The negotiations have been dogged by legal and political wrangling since the draft regulation was first tabled two years ago. Issues such as GMO and pesticide residues in organic food and feed proved divisive.
Triologue discussions had been ongoing since September with the Commission, the EU Parliament and member states looking to finalize the revision of regulations. The institutions had been aiming to get agreement on the regulation by the end of the Slovak presidency, which finishes this month.
The president of the Agriculture and Fisheries Council, which met earlier this week in Brussels, welcomed the Commission intention not to withdraw and concluded that a period of reflection was now needed to consider further work on the file.
The proposal on organic production and labelling of organic products, presented by the Commission in March 2014, is aimed at revising the existing legislation on organic production and labelling of organic products so as to remove obstacles to the sustainable development of organic production in the EU.
Its is also aimed at ensuring fair competition for farmers and operators, prevent fraud and unfair practices and improve consumer confidence in organic products.
The Commission said it wants to strengthen the rules on the control system, trade regime, animal welfare practices and non-authorised substances.
The Council reached a general approach on the organic regulation on 16 June 2015 and the EP Committee on Agriculture and Rural Development (COMAGRI) voted on its report on 13 October 2015. Negotiations started in November 2015 and so far 14 trilogues have taken place.
"Delegations acknowledged the good progress made under Slovak presidency and generally expressed the will to continue negotiations with a view to reaching a satisfactory agreement with the European Parliament and improving the current legislation to the benefit of organic producers and consumers. Ministers also took the opportunity to restate their position on the outstanding issues," stated the Council.
At a press briefing afterwards, EU agriculture commissioner, Phil Hogan, and EU council president and Slovakia’s minister for agriculture, Gabriela Matecná, stressed that 40 out of the key 45 central issues had been agreed on.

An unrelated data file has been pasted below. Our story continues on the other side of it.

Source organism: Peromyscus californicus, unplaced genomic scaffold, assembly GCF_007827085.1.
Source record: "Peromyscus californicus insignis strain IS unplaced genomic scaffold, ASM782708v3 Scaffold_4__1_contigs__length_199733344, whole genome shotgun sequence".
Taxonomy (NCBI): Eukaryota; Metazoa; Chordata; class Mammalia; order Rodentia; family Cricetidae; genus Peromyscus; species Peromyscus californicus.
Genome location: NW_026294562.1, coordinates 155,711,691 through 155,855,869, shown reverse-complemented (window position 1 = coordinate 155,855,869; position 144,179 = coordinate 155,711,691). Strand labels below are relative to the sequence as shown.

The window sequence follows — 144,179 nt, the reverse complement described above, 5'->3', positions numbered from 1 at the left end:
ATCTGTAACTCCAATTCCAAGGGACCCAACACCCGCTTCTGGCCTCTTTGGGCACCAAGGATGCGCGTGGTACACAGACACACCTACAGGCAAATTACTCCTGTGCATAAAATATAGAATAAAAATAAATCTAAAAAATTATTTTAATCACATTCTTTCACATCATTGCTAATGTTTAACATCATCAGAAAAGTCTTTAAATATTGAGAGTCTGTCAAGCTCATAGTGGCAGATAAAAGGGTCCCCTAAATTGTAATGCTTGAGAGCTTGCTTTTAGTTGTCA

“I welcome the view that has been expressed by member states that we should continue our work to reach an acceptable compromise. We want to ensure the integrity of the organic sector is maintained. It is a growing sector, of 9% per annum,” said Hogan.
They both said they were confident now the Maltese presidency would bring the issue to a close in early 2017.
Commenting on the failure of EU farm ministers to seal the deal, Christopher Stopes, IFOAM EU president, noted opinions among the Commission, Council and Parliament as well as among member states themselves diverge on many key topics including thresholds, greenhouse production, seeds and derogations.
“This lack of agreement on the direction for the new organic regulation demonstrates what stakeholders have been saying since the beginning: The Commission’s proposal is too flawed to provide a good basis for discussion,” he said on Monday this week.
A spokesperson for IFOAM EU told us previously that opportunities to use the new regulation as a tool for the further the development of organic were being missed
“Instead of drawn-out discussions on the thresholds and the control system, we would have welcomed more consideration, for example, of new ways to help organic processors to further improve their environmental performance,” she said.
The IFOAM EU spokesperson said it was important that the final text both improves on the existing regulation and that it can be applied practically. “The technical soundness of the text will have a profound impact on the ability of national authorities, certifiers and organic operators to correctly apply it,” she added.